Business

Family Dollar delays shareholder vote on acquisition

Matthews-based Family Dollar said Wednesday that it plans to delay a shareholder vote on its proposed acquisition by Dollar Tree nearly two weeks, to give federal antitrust authorities more time to review the deal.

The vote could determine the fate of the discount retail company, founded in Charlotte in 1959. Family Dollar is trying to be acquired by Dollar Tree for $8.5 billion in cash and stock, even as it fends off a hostile, $9.1 billion all-cash bid by rival Dollar General.

The shareholder vote on the Dollar Tree deal is now scheduled for Dec. 23. Family Dollar said it expects to receive updated information from the Federal Trade Commission about the agency’s review of the Dollar Tree deal and update shareholders in the first week of December.

“The special meeting has been rescheduled to provide Family Dollar shareholders with sufficient time to review the additional disclosure in advance of the meeting,” the company said in a news release. A Family Dollar representative declined to comment further.

The vote will likely hinge on whether shareholders believe Family Dollar’s assertion that the FTC would approve the Dollar Tree deal and block the Dollar General deal based on antitrust concerns. If Family Dollar shareholders believe Dollar General can complete its acquisition, they might vote for the Dollar General deal because it is worth more money.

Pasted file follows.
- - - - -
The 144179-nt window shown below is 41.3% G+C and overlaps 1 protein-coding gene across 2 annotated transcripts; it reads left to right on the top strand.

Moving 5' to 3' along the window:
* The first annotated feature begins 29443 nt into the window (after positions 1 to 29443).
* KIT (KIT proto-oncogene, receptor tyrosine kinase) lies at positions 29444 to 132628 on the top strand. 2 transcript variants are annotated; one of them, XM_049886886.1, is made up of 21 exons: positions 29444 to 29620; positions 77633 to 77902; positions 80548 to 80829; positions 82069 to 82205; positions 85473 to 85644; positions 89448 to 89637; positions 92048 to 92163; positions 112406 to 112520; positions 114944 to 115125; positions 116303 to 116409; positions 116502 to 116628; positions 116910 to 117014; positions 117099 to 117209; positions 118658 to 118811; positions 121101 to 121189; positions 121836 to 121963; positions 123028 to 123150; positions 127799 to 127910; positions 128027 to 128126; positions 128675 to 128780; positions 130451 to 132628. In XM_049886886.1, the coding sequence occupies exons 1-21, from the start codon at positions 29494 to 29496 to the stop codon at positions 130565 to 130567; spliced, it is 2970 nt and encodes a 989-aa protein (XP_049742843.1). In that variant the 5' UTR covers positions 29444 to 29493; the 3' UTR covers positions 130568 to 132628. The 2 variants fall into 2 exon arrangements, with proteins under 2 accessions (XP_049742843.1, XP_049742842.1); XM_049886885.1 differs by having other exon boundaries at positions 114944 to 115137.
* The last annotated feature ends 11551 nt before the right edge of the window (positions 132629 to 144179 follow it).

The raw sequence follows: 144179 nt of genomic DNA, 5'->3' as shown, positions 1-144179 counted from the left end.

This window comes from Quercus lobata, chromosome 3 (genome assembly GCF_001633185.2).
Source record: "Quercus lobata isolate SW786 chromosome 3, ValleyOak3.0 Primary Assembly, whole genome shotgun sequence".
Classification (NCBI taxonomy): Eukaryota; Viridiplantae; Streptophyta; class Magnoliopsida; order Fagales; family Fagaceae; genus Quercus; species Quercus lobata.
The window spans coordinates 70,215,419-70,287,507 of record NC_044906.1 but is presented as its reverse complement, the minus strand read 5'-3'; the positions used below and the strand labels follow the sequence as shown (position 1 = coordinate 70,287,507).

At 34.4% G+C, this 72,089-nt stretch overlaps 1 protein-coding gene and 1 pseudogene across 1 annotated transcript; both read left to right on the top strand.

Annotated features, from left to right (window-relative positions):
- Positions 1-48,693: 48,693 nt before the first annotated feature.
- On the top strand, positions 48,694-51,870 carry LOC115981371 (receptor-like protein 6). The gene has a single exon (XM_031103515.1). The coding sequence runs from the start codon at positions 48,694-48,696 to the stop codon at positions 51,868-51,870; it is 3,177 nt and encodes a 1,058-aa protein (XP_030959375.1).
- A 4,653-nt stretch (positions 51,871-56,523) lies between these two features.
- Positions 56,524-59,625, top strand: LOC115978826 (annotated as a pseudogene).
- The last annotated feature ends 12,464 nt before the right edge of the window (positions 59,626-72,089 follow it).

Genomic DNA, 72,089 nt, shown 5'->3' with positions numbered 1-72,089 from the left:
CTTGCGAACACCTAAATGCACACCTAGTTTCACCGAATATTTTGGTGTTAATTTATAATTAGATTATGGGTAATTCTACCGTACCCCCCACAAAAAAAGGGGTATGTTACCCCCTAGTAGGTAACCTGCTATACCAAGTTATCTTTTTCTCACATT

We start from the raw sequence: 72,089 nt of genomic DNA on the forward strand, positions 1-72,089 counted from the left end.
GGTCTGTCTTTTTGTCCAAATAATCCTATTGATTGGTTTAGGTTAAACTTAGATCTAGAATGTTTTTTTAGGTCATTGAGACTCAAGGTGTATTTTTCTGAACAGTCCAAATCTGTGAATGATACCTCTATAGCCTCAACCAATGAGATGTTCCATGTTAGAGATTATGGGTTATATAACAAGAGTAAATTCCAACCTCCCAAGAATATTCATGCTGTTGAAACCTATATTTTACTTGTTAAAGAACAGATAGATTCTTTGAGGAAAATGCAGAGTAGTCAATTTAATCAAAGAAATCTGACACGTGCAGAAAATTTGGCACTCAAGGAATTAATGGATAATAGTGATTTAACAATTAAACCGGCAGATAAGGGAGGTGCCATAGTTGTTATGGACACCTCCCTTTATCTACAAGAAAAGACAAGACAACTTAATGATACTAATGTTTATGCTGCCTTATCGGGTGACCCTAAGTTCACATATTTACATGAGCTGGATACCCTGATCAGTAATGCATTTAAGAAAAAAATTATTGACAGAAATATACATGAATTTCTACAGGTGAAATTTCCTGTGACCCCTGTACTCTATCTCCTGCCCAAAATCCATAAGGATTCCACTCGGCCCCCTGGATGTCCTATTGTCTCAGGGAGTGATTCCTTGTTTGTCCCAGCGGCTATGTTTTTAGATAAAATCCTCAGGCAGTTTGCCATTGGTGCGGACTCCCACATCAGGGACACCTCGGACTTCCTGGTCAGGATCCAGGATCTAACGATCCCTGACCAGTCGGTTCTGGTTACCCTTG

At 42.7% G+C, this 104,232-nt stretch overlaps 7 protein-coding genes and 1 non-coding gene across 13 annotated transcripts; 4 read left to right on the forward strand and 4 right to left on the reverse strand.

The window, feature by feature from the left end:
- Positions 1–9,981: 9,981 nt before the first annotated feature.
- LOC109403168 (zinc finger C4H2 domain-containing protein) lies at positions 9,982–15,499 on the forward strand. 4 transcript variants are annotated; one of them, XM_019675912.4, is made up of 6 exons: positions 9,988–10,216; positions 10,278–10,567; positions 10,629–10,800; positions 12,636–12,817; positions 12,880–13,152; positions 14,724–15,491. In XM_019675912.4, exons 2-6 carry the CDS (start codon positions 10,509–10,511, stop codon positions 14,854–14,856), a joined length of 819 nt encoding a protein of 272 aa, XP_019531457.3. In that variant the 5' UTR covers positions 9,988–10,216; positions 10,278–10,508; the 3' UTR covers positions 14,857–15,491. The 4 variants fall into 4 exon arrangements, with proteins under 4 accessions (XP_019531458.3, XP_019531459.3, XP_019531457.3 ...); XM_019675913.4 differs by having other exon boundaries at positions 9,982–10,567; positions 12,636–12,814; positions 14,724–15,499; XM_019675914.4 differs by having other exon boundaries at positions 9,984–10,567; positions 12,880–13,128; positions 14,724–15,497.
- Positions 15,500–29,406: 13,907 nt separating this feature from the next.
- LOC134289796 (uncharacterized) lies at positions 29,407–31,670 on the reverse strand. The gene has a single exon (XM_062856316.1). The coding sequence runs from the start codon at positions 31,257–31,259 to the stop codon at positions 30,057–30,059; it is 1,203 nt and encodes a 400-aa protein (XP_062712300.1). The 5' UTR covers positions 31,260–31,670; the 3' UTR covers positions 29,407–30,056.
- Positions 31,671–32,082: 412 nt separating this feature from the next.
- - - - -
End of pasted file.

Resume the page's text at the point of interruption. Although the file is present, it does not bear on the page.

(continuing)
Analyst Brian Yarbrough of Edward Jones said the delayed vote, which had been planned for Dec. 11, could be a sign that Family Dollar is having trouble gathering the necessary shareholder votes to complete the Dollar Tree deal. By delaying, the company could be buying time to build shareholder support.

The company could also be hoping that the FTC tells Dollar General it would block the deal, he said.

“I personally don’t think shareholders of Family Dollar are going to approve this (Dollar Tree) deal until they get better clarity on the Dollar General deal,” Yarbrough said. “This thing’s about as clear as mud.”

Family Dollar’s stock continued to trade above Dollar Tree’s offer price of $74.50 a share. The stock remained above $78 a share Wednesday.

Yarbrough said that indicates some shareholders anticipate a higher offer from Dollar Tree or expect the Dollar General bid to succeed.

The New York Post, citing anonymous sources, reported Wednesday that the FTC told Dollar General it would have to sell 4,000 stores to complete the Family Dollar deal. That’s a fifth of the combined nearly 20,000 stores the combined company would operate. Such a divestiture could make it tough for Dollar General to make the deal work.

Dollar General said in a statement Wednesday that it is working with the FTC “regarding the extent of potential divestitures that would be required in connection with an acquisition of Family Dollar and has been making good progress.”

Dollar General said it expects to give shareholders an update before the Dec. 23 vote about its antitrust review with the FTC.

Dollar Tree, which would operate a combined 13,000 stores after acquiring Family Dollar, has promised to sell as many stores as the FTC requires to close the deal. That’s what’s called a “hell or high water” clause. Dollar General, on the other hand, has said it would sell up to 1,500 stores to secure the FTC’s deal but hasn’t adopted a “hell or high water” clause.

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